xi. Water Supply Distribution Network Improvement- Zone-2 - Rohri City
MIS/GIS Survey and System for Saaf Paani Project of Punjab
The Government of Punjab has endeavored to develop a program to improve water supply in terms of, both, access and quality of drinking water, especially in unserved and underserved areas i.e. rural and peri-urban areas of the province. The Government of Punjab has established the Punjab Saaf Pani Company (PSPC) with a mandate to develop, design, plan and execute projects for providing safe drinking water solutions, prioritizing underserved areas, especially in rural and peri-urban areas of the province. The purpose of this project was to develop GIS-MIS based system for monitoring the progress of saaf pani project.
Following tasks were completed during the project:
i. Saaf Pani Mapping Module
ii. Monitoring Module- Achievement Dashboard
iii. Asset Management Information System
iv. Complaint Management System
v. Mapping and Survey of Settlement and Survey / Updating
vi. Content Management System
vii. Design and Procurement of Control Room and Infrastructure System
viii. Social Appraisal dashboard and application
Landslide Hazard Modelling and Investigation
The landslide hazard is one of the most damaging natural hazards in mountains which cause potential risks to population in terms of damages to properties, transports and structures. In this project, the main purpose was to investigate the impact of influential factors for landslide hazard occurrence and model the landslide hazard for District Muzaffarabad of Azad Jammu & Kashmir located in Northern Pakistan. The seven influential factors were considered for landslide occurrence which are land cover, rainfall, elevation, slope, slope aspect, distance from main road and distance from drainage network. The tasks completed during this project were:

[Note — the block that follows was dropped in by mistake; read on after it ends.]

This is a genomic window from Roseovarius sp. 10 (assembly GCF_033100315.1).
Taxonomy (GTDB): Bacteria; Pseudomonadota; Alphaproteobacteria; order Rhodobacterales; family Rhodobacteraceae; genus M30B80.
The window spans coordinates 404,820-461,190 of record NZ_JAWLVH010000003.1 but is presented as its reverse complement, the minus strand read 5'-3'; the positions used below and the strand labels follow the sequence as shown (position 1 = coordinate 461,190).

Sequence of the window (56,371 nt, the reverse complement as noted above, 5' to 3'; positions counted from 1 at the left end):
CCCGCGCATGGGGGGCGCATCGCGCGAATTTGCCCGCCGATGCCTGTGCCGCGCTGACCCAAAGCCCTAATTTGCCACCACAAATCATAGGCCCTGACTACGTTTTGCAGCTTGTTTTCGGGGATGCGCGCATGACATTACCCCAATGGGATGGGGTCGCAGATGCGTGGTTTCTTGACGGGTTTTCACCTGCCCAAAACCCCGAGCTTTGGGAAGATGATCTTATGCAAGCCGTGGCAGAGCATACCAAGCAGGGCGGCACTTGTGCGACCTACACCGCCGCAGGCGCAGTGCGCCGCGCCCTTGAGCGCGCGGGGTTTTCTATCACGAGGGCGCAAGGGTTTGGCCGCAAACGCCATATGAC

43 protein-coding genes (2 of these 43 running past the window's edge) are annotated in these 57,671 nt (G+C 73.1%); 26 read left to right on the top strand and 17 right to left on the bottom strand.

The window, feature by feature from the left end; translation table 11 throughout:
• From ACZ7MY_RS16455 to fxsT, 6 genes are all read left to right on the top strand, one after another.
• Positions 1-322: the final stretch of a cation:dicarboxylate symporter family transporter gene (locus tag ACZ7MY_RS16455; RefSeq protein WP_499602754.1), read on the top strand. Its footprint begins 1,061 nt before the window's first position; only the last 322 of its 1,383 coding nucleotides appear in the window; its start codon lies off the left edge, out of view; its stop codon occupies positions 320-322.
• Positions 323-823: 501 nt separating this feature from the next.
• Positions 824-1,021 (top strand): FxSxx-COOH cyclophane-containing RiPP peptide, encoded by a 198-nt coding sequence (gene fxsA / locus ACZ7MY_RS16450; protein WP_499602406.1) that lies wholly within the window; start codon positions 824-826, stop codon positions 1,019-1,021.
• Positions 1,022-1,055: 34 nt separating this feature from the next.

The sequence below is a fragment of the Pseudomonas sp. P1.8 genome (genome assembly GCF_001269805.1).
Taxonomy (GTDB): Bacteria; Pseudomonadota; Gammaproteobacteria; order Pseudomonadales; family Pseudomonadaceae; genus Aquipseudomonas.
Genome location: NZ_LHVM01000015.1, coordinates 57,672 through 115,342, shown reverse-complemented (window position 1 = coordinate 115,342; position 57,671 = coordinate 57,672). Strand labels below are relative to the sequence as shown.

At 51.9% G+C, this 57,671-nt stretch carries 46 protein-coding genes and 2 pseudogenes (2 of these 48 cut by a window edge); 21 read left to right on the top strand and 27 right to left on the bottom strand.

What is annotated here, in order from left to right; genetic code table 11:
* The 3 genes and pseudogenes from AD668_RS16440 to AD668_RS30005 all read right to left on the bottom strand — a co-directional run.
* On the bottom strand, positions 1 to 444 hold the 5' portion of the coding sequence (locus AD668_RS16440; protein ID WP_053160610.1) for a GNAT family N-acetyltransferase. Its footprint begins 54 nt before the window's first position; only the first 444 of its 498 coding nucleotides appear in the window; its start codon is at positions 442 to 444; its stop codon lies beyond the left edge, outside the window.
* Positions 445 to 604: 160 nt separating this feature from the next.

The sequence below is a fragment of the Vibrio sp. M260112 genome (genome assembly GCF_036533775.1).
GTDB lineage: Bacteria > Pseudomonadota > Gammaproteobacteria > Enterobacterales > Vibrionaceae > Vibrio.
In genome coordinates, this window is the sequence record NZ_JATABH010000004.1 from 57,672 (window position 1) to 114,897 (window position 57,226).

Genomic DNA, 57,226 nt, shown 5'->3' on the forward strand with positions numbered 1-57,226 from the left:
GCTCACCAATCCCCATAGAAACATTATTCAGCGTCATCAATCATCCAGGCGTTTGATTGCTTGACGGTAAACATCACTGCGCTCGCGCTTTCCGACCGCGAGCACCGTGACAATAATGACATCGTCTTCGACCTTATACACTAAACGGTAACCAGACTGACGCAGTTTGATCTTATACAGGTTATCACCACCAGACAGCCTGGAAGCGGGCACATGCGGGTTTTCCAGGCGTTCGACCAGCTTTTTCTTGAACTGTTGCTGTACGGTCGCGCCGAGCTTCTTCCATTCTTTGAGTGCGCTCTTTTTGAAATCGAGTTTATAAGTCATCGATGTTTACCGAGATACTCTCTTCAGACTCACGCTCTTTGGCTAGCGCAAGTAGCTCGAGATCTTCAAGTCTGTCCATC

(i) Development of landslide and land cover map using high resolution satellite images of Google Earth
(ii) Extraction of elevation, slope and slope aspect map from NASA SRTM data
(iii) Preparation of rainfall map from monthly rainfall data
(iv) Preparation of drainage and road maps
(v) Generation of classes for maps of landslide influential factors
(vi) Investigation of impact of influential factors on landslide
(vii) Assignment of weights to all classes of influential factors on the basis of output calculated in no. (vi)
(viii) Development of landslide hazard zone map and its accuracy assessment
The landslide hazard map which was finally developed by overlaying other maps of other factors could be utilized for planning, construction, maintenance and management of roads and other structures in the study area.
GIS Based Urban Land Change Analysis
The urban land of Abbottabad city is constantly changing due to population growth and migration of people from other regions. It causes major problems of depletion of natural land resources. The main aim of this project was to study the urban land change in the past 17 years.
The major tasks completed during this project were: